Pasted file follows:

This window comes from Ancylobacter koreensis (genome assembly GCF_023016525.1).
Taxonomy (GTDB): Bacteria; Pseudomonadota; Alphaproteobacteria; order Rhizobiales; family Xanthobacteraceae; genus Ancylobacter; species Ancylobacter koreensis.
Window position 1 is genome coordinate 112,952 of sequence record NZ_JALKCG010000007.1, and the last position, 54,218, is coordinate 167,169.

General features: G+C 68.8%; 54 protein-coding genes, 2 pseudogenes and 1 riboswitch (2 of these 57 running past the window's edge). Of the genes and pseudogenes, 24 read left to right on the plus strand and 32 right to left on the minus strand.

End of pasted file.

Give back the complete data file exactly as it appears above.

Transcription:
This window comes from Ancylobacter koreensis (genome assembly GCF_023016525.1).
Taxonomy (GTDB): Bacteria; Pseudomonadota; Alphaproteobacteria; order Rhizobiales; family Xanthobacteraceae; genus Ancylobacter; species Ancylobacter koreensis.
Window position 1 is genome coordinate 112,952 of sequence record NZ_JALKCG010000007.1, and the last position, 54,218, is coordinate 167,169.

General features: G+C 68.8%; 54 protein-coding genes, 2 pseudogenes and 1 riboswitch (2 of these 57 running past the window's edge). Of the genes and pseudogenes, 24 read left to right on the plus strand and 32 right to left on the minus strand.